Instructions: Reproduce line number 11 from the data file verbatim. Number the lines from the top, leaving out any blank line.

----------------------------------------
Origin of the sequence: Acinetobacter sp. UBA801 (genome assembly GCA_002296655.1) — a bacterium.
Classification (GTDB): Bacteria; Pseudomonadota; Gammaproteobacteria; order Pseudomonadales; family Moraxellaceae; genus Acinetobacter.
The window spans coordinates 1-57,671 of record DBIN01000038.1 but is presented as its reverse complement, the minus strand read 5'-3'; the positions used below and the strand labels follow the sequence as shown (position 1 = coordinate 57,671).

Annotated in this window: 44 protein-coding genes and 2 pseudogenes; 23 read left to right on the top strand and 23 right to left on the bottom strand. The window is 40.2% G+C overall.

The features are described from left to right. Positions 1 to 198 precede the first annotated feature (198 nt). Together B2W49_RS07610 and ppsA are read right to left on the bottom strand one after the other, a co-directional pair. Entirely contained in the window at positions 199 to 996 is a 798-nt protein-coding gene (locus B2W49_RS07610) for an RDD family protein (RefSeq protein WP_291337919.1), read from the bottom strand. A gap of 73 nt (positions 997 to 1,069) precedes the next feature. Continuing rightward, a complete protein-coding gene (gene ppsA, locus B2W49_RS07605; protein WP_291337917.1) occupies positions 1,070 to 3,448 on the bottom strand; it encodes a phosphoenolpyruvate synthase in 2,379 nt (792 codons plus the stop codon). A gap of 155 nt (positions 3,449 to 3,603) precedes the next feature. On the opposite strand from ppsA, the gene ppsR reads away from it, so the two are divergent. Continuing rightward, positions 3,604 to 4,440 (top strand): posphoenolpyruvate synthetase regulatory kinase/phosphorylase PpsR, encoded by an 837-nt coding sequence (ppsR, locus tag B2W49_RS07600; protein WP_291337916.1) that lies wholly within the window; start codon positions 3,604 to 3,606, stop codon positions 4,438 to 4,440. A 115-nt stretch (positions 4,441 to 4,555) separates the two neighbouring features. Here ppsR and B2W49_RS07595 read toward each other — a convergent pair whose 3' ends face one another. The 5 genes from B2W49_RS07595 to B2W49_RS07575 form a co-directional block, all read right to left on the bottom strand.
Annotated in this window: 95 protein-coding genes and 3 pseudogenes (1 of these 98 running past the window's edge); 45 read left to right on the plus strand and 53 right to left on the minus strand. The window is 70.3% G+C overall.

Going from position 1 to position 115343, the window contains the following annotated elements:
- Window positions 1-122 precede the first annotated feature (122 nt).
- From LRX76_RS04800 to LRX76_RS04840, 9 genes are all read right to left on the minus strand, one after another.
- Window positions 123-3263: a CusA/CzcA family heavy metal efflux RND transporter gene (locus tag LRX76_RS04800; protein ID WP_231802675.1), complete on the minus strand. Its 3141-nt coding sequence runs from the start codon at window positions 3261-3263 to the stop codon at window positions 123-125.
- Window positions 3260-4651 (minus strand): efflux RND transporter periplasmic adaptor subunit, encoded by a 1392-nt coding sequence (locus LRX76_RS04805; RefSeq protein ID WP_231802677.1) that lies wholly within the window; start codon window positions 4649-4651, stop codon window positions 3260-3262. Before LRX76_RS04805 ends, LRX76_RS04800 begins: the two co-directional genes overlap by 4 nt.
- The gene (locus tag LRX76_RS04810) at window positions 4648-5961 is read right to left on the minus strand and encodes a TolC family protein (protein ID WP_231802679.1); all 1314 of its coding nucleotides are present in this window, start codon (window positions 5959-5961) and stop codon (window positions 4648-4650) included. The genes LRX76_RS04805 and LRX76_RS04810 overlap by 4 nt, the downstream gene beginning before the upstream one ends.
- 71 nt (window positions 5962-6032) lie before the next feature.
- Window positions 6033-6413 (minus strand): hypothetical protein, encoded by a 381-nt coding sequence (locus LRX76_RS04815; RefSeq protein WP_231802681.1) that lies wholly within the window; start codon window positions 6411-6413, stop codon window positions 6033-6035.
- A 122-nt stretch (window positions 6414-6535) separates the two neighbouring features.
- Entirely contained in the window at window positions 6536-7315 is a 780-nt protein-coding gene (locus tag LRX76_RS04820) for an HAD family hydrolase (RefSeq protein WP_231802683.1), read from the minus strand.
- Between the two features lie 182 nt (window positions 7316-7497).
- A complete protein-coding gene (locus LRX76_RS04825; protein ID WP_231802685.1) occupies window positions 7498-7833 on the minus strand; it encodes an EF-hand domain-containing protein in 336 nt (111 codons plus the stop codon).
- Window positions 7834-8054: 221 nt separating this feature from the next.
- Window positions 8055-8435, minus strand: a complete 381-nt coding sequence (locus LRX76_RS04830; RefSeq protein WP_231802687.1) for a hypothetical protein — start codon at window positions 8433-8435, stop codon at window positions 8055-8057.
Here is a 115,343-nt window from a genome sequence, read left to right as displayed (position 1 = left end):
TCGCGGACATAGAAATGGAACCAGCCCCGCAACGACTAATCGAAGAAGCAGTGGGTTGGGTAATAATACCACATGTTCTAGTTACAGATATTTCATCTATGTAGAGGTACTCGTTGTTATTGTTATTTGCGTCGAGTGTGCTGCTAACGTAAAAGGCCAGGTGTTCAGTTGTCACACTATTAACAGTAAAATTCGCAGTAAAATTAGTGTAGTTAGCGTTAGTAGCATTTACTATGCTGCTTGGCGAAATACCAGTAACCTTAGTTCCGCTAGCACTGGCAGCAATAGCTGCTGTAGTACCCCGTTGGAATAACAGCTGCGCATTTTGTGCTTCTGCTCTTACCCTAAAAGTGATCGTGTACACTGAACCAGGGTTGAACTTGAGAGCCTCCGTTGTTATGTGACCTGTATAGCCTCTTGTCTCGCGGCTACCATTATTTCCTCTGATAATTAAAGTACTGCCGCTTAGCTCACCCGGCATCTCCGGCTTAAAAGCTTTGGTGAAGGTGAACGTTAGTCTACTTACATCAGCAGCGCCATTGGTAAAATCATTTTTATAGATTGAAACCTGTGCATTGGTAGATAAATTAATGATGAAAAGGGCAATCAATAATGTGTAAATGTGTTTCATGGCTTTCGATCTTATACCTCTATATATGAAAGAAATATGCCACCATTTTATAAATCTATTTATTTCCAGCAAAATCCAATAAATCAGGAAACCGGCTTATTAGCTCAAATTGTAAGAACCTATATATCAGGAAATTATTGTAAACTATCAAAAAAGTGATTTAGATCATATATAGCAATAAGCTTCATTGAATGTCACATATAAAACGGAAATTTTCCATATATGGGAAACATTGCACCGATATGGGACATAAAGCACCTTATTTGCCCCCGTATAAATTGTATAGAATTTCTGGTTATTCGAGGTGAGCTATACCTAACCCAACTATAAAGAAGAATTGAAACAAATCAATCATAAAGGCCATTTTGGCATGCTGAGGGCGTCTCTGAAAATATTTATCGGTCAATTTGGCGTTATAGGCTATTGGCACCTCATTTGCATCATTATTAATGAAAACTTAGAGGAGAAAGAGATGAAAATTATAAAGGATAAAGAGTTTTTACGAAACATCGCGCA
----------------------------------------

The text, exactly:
- Window positions 3260-4651 (minus strand): efflux RND transporter periplasmic adaptor subunit, encoded by a 1392-nt coding sequence (locus LRX76_RS04805; RefSeq protein ID WP_231802677.1) that lies wholly within the window; start codon window positions 4649-4651, stop codon window positions 3260-3262. Before LRX76_RS04805 ends, LRX76_RS04800 begins: the two co-directional genes overlap by 4 nt.